Conservation Easements: Building Envelopes Doom Donation

The Tax Court recently issued a full T.C. opinion which will impact a tremendous number of conservation easement donations.  In Pine Mountain Preserve, LLLP v. Commissioner, 151 T.C. 4 (2018) the Tax Court found a reservation of rights to construct certain improvement within a floating building envelope resulted in a conservation easement failing to constitute a qualified real property interest granted in perpetuity.  As a result, no deduction was allowed for the grant of the conservation easement.

Taxpayers have commonly reserved the right to construct improvements within a parcel encumbered by a conservation easement, often referred to as a building envelope.  Taxpayers are often unsure where they wish to construct improvements at the time a conservation easement is granted and may tentatively identify the location of a building envelope but reserve the right to move the building envelope to a different location in the encumbered parcel (a so-called floating building envelope).  The right to relocate the building envelope is restricted and may not have a material adverse effect on the conservation values protected by the conservation easement.  The donee organization must approve any new location for a building envelope and determine that it will not impact the conservation values.

The Tax Court reasoned a conservation easement cannot constitute a qualified conservation contribution when a floating building envelope right is reserved because the easement does not govern a defined and static parcel of land.  The U.S. Court of Appeals for the Fifth Circuit has rejected this position in BC Ranch I, L.P. v. Commissioner, 867 F.3d 547 (5th Cir. 2017), however, the Tax Court was not compelled to follow the Fifth Circuit precedent because the appeal for the Pine Mountain case lies with the U.S. Court of Appeals for the Eleventh Circuit.  The taxpayer in Pine Mountain will almost certainly appeal to the Eleventh Circuit, setting up a potential split in the circuits.  The Pine Mountain decision is a precedential opinion, however, and will be applied by the Tax Court in all cases other than those appealable to the Fifth Circuit, and potentially the Eleventh Circuit.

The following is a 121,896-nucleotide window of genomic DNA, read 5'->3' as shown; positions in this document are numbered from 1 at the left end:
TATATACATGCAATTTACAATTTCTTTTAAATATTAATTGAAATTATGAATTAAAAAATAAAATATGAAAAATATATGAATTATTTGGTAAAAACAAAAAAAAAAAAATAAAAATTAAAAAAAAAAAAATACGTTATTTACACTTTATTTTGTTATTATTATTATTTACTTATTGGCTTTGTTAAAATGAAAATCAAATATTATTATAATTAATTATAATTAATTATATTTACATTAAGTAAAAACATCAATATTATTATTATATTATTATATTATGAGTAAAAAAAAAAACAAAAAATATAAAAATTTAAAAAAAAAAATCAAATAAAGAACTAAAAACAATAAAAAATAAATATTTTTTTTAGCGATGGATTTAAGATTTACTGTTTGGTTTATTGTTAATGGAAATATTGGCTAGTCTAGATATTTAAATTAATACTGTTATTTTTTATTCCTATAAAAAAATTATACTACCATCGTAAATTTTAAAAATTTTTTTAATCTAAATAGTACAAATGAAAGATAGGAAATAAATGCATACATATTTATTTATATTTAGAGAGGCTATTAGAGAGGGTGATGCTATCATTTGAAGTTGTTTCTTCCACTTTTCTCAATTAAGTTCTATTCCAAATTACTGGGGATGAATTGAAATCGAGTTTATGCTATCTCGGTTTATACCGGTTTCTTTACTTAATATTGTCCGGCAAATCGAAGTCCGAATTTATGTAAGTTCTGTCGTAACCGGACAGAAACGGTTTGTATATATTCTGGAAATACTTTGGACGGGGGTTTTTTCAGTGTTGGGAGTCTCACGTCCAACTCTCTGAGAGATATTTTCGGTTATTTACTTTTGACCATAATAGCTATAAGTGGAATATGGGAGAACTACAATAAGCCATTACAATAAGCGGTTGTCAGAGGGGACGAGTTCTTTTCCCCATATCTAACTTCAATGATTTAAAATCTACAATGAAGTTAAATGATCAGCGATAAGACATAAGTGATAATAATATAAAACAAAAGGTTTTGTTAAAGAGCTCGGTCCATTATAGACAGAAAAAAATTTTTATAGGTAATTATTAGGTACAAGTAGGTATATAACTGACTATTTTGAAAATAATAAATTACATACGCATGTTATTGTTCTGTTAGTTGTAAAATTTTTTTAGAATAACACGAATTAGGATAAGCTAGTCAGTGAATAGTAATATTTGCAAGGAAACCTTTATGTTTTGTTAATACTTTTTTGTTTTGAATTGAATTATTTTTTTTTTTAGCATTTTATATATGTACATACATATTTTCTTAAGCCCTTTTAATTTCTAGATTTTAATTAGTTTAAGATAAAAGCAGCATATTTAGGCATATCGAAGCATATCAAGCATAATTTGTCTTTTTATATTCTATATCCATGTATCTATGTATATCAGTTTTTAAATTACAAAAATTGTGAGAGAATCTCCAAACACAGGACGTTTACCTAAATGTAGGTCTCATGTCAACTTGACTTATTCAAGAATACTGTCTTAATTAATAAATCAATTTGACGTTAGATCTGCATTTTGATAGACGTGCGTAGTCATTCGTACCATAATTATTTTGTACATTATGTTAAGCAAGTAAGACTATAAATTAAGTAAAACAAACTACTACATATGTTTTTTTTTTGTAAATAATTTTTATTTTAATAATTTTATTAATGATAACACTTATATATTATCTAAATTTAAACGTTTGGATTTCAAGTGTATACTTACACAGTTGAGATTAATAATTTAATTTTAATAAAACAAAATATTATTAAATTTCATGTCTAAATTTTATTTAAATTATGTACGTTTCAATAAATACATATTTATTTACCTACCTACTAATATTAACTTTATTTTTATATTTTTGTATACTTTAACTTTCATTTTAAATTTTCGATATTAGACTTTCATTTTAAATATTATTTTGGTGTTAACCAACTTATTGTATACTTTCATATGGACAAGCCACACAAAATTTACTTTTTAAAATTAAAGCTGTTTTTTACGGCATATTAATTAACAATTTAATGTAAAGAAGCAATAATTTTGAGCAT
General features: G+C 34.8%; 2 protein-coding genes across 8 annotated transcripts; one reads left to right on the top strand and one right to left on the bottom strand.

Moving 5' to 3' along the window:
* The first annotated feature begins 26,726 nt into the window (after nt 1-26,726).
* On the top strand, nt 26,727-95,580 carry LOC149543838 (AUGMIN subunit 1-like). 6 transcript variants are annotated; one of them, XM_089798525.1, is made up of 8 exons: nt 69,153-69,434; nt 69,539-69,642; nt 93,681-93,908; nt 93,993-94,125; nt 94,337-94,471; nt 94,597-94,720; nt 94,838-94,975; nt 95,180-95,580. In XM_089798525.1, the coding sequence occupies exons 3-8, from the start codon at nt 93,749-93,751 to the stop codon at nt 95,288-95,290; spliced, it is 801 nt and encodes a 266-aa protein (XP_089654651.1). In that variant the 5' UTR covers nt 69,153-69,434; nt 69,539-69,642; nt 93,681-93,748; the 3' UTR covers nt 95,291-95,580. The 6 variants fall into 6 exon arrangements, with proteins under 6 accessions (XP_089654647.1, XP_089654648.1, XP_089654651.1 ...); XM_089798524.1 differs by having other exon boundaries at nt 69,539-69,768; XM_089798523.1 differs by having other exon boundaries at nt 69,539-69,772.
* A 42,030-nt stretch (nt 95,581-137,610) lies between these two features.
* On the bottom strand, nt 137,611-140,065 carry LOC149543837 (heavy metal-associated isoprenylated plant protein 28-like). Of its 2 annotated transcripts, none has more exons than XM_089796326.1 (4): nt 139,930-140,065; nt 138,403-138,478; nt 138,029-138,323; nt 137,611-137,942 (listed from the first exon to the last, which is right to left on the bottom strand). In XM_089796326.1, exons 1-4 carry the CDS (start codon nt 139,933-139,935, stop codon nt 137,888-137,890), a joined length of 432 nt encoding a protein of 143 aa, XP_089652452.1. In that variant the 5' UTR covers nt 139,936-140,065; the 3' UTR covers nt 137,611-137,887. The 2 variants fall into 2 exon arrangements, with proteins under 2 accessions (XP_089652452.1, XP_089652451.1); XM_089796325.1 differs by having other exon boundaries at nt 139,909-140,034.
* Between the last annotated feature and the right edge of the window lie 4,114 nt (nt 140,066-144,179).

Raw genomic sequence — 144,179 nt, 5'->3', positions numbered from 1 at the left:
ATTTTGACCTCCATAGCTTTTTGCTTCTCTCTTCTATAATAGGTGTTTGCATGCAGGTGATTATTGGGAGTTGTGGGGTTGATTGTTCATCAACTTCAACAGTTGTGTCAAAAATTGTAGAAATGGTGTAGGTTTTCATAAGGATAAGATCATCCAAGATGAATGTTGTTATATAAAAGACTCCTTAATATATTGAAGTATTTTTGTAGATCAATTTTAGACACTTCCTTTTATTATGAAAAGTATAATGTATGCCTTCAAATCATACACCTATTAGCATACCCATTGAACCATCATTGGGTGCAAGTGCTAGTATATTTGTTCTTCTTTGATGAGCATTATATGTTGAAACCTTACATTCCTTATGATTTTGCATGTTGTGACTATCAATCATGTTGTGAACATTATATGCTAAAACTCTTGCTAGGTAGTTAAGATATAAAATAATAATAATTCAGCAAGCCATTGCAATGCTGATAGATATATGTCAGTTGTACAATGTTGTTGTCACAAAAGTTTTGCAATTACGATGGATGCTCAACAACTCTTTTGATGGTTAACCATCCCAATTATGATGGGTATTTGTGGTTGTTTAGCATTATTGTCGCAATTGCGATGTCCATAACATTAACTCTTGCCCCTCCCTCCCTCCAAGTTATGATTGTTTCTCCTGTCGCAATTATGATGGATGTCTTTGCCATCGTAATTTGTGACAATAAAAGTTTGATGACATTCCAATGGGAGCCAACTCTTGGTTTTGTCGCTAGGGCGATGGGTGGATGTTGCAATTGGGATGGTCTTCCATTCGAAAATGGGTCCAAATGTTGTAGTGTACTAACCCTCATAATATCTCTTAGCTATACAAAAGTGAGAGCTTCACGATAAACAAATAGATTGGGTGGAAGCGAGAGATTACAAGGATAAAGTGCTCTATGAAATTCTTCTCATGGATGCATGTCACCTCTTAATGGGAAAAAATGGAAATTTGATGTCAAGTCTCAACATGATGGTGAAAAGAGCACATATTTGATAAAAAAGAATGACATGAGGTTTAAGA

Floating building envelopes have been a common feature in conservation easements.  Indeed, the donee organization in the Pine Mountain case was the North American Land Trust (NALT), a large conservation organization that has completed more than 500 projects and protected more than 120,000 acres.  Floating building envelopes are often included in NALT conservation easements and other donee organization conservation easements.

The Internal Revenue Service (IRS) and state taxing authorities have heavily scrutinized conservation easements in the past and will likely take the position that taxpayers who have donated a conservation easement that includes a floating building envelope are not entitled to any tax deduction in the wake of the Pine Mountain decision.  Taxpayers should continue to challenge the IRS and state taxing authorities if their conservation easement deduction is disallowed on audit because no appellate level precedent exists to support the denial.  A successful taxpayer appeal in Pine Mountain may help taxpayers in the Eleventh Circuit, however, taxpayers in other circuits will have to continue to litigate their position if they wish to have their conservation easement tax deductions allowed because the Tax Court is only bound to follow the precedent of the circuit where an appeal lies.

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